It smelt like the garden of Eden. The fresh scent of new construction that reflected the exalted sense of the Celestial Emperor. Trade softened the edges of barbarism and civilization gradually manifested itself in Europe to be quickly followed by bourgeois indulgence of the new merchant classes and the aristocracy. The noble houses of eighteenth century England…
…Although commerce diversified and fructified the wealth of Europe, it may be likened to the yeast rather than the substance of riches. The solid basis of Europe’s economy remained, right up to modern times the land and its products- foodstuffs, wool, hides, timber,minerals- and, of course, the rents that men were willing to pay either to wring from it a wretched livelihood or to exploit it like any other commercial activity. But in whatever way the land was used, its ownership conferred, as the long centuries passed, more thn wealth. It conferred status-power-greatness. From the wide, harsh steppes of Russia to the wild, sea-lashed coast of Galway, men were measured by their acres. The law, the army, the Church, the service of the State might confer gentility, even nobility, on those who were successful in the practice of these professions, but such short cuts to social greatness were comparatively rare. The political power of all European states- except for a few merchant oligarchies such as Venice, Genoa, and Amsterdam- rested on land ownership.
England, at the time when the great country houses flourished, was covered with a network of landowning families, some aristocratic, most belonging to the gentry. Every fifteen or twenty miles in the south- and fifty or so in the north- there would be the great park belonging to a nobleman or to someone rich enough to vie with the nobility. Seeping into the interstices of the large estates were the manor houses of the lesser gentry. Many of these families stretched back to that first great expansion of agrarian wealth which took place in the twelfth and thirteenth centuries; few, even among the nobility, derived from the great baronial aristocracy of the Middle Ages who had battered themselves to death in the War of the Roses.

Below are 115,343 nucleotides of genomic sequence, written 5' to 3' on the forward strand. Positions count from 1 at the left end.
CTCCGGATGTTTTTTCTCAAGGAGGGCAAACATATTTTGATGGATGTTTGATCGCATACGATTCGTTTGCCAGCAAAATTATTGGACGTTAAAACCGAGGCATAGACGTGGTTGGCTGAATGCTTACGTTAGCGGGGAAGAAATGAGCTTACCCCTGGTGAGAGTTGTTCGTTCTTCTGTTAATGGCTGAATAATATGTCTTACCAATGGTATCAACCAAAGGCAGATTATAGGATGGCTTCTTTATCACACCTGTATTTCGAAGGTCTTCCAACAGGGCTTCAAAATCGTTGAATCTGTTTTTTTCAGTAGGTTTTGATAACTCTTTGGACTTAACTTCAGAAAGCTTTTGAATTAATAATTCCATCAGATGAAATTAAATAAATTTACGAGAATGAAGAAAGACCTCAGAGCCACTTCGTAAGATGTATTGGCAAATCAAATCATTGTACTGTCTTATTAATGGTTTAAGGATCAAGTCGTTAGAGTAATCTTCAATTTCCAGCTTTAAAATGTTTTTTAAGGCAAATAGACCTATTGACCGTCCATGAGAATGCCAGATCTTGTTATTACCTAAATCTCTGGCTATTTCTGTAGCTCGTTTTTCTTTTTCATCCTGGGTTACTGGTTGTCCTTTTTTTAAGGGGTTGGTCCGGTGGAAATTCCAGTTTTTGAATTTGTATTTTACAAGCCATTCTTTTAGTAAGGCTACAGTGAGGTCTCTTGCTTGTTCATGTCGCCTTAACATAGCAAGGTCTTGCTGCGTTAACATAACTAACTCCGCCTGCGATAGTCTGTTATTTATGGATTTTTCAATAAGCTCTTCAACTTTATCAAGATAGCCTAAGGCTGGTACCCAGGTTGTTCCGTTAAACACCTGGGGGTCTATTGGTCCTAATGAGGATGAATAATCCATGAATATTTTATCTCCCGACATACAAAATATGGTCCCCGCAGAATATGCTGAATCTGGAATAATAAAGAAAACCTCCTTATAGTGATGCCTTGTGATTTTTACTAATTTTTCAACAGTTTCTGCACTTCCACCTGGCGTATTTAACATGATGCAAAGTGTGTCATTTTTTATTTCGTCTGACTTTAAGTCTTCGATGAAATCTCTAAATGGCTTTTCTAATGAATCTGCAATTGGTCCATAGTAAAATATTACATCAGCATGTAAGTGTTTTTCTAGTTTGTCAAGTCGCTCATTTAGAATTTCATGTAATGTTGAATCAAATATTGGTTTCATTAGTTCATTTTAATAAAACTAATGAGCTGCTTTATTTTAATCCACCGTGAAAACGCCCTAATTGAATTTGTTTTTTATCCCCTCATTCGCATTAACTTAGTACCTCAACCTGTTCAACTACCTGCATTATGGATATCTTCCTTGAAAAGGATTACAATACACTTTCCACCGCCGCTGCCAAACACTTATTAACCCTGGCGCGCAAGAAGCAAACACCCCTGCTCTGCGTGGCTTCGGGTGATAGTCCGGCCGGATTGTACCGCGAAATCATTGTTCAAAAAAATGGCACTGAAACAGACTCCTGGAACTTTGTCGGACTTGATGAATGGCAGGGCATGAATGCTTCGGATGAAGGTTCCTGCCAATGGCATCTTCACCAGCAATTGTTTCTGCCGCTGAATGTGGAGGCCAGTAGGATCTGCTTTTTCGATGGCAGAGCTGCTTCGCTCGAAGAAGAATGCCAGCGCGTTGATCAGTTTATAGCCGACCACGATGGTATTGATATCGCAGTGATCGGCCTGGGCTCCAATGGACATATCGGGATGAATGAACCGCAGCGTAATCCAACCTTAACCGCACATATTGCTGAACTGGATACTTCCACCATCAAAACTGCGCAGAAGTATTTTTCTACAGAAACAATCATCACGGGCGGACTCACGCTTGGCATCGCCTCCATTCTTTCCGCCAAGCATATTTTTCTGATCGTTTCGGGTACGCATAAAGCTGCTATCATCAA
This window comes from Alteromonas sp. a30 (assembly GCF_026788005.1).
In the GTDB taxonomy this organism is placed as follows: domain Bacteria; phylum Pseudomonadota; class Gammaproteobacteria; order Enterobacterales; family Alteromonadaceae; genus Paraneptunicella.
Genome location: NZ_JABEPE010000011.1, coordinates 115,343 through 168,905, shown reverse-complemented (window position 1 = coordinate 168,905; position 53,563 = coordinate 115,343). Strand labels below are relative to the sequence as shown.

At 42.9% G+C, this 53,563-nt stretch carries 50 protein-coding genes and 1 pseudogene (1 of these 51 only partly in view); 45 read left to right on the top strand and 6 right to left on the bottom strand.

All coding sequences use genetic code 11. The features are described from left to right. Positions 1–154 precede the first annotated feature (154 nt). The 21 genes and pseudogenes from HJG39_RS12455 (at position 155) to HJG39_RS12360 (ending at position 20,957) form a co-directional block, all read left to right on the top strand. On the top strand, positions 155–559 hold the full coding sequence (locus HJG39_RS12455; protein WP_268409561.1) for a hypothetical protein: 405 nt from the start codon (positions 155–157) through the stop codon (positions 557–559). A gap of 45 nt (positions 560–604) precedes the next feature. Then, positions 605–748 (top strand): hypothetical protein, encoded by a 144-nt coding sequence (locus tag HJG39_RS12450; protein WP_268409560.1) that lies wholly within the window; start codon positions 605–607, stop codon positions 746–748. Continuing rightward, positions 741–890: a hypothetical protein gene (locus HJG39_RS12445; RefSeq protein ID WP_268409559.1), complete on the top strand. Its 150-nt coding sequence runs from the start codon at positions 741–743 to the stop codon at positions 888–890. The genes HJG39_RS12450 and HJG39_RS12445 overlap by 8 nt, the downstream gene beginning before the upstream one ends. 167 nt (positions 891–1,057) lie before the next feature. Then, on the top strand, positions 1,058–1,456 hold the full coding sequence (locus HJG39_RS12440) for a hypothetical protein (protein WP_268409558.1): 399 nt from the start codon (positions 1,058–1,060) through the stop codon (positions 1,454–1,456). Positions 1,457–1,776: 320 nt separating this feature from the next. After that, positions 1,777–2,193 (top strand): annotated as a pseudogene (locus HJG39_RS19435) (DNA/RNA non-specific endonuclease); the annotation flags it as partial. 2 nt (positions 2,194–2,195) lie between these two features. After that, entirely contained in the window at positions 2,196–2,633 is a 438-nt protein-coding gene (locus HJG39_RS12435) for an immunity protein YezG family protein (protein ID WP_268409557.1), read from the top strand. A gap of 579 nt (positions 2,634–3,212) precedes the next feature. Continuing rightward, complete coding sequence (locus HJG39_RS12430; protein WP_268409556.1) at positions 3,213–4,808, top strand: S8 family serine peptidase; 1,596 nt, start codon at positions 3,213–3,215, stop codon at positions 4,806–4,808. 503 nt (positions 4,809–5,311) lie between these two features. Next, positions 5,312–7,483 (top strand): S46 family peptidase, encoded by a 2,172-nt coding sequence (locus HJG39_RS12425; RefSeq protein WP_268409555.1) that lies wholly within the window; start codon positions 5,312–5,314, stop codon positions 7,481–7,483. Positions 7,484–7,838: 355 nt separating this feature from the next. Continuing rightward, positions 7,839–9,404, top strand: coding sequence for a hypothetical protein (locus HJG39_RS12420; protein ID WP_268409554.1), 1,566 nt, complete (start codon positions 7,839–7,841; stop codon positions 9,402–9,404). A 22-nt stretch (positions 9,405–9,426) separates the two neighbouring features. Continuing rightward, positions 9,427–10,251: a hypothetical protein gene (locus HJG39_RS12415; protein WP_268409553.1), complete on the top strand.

Most families had risen slowly, by prudence, by lucky marriage, by ability in law, commerce, or the Church; a few by the luck of a sovereign’s favor. Usually it was a matter for generations rather than individual men, so the roots of families went deep into their neighborhoods: intermarriage so that estate could be joined to estate was exceptionally common. As families grew in wealth, so they grew in standing, and naturally enough the offices of local government fell into their hands. The same families in Norfolk- the Walpoles, the Cokes, the Townshends, Astleys, Pastons, Hollands-provided the deputy lieutenant, the justice of the peace, the colonels of militia, the members of Parliament decade after decade, century after century.